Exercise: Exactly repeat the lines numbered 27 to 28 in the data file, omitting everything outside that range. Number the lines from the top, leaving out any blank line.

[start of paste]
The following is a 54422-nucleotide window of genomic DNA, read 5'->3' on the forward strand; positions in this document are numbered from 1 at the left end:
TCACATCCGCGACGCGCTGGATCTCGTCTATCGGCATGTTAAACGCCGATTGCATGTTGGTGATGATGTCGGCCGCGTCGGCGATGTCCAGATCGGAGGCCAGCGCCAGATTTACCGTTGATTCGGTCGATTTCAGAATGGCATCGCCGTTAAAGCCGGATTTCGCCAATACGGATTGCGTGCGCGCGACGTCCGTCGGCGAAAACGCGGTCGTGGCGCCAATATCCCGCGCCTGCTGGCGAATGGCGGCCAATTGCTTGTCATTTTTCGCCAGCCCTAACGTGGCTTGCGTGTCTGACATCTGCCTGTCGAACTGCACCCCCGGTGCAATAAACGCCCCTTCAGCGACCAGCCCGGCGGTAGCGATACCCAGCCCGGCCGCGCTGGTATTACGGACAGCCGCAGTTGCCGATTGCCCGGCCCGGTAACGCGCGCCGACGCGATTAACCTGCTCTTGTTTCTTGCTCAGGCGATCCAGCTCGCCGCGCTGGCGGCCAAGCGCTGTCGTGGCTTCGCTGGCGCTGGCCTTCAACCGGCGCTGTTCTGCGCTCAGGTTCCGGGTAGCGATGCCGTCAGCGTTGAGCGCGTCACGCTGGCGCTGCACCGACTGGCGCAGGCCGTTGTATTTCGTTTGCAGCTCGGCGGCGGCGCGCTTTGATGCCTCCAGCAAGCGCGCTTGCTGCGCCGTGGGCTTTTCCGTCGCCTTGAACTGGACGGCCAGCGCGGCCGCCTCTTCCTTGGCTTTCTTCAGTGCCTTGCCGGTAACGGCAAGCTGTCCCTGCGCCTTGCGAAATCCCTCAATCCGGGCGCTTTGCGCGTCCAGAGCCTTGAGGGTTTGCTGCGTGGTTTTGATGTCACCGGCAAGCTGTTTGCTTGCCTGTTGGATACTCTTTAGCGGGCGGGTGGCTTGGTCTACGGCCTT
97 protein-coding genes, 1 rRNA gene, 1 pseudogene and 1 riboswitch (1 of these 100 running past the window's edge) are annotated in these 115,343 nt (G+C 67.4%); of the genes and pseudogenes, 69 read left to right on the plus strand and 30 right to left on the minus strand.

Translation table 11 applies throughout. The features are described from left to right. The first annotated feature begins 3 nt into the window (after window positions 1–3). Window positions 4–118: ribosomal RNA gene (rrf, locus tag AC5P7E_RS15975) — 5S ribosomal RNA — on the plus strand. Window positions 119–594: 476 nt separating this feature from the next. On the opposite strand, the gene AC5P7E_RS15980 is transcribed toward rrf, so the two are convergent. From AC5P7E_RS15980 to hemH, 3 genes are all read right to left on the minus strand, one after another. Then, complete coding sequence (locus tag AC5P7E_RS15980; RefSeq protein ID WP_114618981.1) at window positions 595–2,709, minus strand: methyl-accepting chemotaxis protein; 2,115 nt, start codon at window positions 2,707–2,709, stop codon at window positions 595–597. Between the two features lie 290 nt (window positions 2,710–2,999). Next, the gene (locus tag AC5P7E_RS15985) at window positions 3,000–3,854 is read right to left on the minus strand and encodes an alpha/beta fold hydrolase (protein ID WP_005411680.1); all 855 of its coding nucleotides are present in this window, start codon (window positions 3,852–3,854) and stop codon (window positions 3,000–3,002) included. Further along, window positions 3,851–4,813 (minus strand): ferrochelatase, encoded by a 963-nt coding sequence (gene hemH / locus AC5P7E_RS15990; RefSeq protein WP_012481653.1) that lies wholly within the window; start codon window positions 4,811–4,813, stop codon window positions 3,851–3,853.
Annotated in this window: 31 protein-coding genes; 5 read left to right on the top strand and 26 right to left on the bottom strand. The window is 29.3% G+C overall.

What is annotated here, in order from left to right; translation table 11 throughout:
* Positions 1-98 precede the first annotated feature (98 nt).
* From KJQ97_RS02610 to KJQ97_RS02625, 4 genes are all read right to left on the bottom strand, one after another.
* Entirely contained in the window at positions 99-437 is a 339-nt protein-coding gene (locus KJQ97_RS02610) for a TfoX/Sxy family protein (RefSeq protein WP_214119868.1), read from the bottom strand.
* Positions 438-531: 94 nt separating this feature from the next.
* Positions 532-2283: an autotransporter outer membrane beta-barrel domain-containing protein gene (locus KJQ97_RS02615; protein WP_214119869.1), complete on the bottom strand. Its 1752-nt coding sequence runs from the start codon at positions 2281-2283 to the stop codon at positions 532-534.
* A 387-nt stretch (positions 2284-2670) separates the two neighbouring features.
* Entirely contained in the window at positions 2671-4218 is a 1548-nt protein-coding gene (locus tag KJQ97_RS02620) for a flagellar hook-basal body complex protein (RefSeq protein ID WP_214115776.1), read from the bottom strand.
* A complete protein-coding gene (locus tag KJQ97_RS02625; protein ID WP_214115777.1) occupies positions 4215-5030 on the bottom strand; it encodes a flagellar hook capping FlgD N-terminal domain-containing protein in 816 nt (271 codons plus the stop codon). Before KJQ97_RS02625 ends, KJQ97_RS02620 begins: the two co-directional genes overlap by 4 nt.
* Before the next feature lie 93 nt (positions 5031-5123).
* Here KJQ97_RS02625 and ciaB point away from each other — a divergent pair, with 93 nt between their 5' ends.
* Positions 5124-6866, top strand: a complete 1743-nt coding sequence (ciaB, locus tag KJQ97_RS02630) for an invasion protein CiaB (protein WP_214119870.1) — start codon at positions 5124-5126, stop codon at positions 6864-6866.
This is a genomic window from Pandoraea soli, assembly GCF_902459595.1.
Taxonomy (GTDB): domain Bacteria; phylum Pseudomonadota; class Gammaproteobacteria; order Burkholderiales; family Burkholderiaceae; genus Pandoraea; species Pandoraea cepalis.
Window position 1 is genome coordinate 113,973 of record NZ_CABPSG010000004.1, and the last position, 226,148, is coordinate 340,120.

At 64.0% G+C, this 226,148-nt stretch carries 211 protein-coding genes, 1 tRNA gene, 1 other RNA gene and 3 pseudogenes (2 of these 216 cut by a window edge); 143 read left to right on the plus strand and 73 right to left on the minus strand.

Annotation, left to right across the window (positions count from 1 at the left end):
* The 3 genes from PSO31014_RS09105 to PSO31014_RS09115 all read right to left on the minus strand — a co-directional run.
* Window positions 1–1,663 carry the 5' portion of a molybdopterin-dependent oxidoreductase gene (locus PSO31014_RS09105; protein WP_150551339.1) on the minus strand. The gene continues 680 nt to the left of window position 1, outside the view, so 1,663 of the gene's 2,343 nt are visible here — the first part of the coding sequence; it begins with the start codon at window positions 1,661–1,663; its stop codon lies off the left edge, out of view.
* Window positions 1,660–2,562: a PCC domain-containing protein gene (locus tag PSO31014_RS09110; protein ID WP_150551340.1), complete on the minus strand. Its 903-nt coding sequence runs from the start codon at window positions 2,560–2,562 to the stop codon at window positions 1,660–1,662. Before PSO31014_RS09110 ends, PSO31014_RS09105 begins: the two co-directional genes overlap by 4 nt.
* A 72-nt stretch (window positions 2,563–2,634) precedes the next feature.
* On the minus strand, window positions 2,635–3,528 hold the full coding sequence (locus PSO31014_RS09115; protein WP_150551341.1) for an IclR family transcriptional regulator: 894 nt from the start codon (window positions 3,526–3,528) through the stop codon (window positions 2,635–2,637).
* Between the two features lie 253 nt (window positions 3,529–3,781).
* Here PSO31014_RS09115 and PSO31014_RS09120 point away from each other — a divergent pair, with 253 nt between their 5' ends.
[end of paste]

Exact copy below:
* On the minus strand, window positions 2,635–3,528 hold the full coding sequence (locus PSO31014_RS09115; protein WP_150551341.1) for an IclR family transcriptional regulator: 894 nt from the start codon (window positions 3,526–3,528) through the stop codon (window positions 2,635–2,637).
* Between the two features lie 253 nt (window positions 3,529–3,781).